“Anyone fortunate enough to have read the International Herald Tribune over the last several decades knows William Pfaff as the thoughtful and original American heir to George Kennan’s sober Niebuhurian realism. Now, in his brilliant new essay on American foreign policy, Pfaff has applied his prudent realist vision to deconstructing the “tragedy” of America’s global interventionism. In the name of what he calls “secular  utopianism,” Pfaff sees in America’s increasingly imperialist foreign policy a residue of Enlightenment exceptionalism – America as a beacon of liberty and democracy’s global “keeper.” He shows persuasively why al Qaeda and Islamic fundamentalism are less perilous than we think, why our interventions in Iraq, Iran and Pakistan are successors to the futility of Vietnam, and why – despite his new spirit of multilateralism – President Obama is caught up in overseas policies likely to fail.  This is a book by an American looking from the outside in that needs to be read by every political leader and thinker caught on the inside looking out – most of all by President Obama, who celebrates Niebuhr in theory but seems caught up in the insidious practices of Dick Cheney and George Bush, Jr.”—Benjamin R. Barber, Distinguished Senior Fellow, Demos, author, Consumed and Jihad vs. McWorld

About the Author

William Pfaff is the author of 8 books on American foreign policy, international relations, and contemporary history. They include Barbarian Sentiments: America in the New Century, which was a finalist for the 1989 National Book Award, and which Ronald Steel called "a work of moral passion and striking insight by America's best foreign-affairs columnist." The late Arthur M. Schlesinger, Jr. said "William Pfaff is Walter Lippmann's authentic heir. Like Lippmann, he places the rush of events in historical and cultural perspective and writes about them with lucidity and grace." For 25 years, Pfaff wrote a column for the International Herald Tribune, and his essays and articles have appeared widely, in the New York Review of Books, The New Yorker, Harper's, and Foreign Affairs. He lives in Paris.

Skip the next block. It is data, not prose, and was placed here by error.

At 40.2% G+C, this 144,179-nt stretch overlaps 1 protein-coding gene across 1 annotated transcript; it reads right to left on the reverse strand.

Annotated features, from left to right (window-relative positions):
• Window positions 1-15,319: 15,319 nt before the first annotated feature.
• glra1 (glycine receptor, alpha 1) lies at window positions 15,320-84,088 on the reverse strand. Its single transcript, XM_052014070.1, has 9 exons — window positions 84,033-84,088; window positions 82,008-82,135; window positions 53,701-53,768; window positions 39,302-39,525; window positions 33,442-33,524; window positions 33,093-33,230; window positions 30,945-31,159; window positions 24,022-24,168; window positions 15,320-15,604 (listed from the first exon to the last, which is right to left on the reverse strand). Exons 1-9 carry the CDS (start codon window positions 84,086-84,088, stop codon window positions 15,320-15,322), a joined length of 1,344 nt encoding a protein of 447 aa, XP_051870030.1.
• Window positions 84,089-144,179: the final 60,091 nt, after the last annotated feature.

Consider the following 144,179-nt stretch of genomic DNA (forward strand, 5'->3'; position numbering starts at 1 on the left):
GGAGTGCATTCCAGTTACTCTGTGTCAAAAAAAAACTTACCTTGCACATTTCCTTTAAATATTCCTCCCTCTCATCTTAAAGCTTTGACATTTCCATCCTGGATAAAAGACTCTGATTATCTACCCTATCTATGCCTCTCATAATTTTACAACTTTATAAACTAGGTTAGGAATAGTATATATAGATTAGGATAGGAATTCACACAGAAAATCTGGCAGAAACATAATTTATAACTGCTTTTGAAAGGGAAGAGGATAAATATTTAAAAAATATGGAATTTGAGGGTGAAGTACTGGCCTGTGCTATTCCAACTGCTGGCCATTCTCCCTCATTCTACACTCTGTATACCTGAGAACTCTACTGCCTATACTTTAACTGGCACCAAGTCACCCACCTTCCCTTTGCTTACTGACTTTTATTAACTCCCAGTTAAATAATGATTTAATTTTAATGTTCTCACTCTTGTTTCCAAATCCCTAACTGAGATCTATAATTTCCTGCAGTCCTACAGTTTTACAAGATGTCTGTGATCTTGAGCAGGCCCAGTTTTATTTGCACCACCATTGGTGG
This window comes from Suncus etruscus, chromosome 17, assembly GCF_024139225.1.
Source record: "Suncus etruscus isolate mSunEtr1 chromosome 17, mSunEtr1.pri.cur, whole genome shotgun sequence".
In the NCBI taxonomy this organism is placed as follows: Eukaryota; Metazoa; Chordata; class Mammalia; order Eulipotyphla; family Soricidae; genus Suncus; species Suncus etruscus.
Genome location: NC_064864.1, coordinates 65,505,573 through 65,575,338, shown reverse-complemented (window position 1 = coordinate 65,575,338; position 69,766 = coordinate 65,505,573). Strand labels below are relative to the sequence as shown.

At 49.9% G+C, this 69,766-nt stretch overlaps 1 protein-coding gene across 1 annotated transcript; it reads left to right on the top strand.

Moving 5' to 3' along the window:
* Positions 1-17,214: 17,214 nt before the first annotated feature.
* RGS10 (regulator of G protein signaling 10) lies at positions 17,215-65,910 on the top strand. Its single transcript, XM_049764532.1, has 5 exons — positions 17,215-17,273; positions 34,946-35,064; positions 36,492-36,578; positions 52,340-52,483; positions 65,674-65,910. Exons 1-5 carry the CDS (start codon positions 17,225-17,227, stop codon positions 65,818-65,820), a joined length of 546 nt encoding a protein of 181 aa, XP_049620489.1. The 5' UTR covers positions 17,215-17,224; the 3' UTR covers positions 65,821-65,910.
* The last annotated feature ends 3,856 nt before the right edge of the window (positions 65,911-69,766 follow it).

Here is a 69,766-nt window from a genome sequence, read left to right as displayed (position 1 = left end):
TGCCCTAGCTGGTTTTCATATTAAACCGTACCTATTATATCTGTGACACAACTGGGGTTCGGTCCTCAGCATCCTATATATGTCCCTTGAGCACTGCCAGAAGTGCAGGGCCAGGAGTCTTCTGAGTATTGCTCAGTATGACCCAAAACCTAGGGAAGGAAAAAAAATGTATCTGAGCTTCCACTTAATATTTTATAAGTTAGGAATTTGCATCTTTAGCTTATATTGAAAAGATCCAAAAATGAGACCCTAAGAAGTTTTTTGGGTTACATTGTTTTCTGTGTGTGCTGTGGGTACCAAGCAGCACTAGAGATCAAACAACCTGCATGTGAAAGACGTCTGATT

Product Details

  • File Size: 431 KB
  • Print Length: 237 pages
  • Page Numbers Source ISBN: 0802716997
  • Publisher: Walker Books; 1 edition (July 23, 2010)
  • Sold by: Amazon Digital Services, Inc.
  • Language: English
  • Text-to-Speech: Enabled
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  • Amazon Best Sellers Rank: #502,553 Paid in Kindle Store (See Top 100 Paid in Kindle Store)
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21 of 21 people found the following review helpful
4.0 out of 5 stars Something's Missing October 14, 2010
I'm and admirer of William Pfaff's writing, especially "The Bullet's Song," and this work is cetainly up to the high standards he has set in the past. It is good to read in a foreign policy tome that the Enlightenment was at best a mixed blessing, and the deleterious effects it has had on the ideas of the western "elites," and that (oh heresy!) there was a better balance when church and state (specifically, the Roman Catholic Church) were both recognized as having roles in moderating politics and the cultures (hence wars) of the western countries. One can almost hear the dim echoes of G. K. Chesterton's thoughts in this book.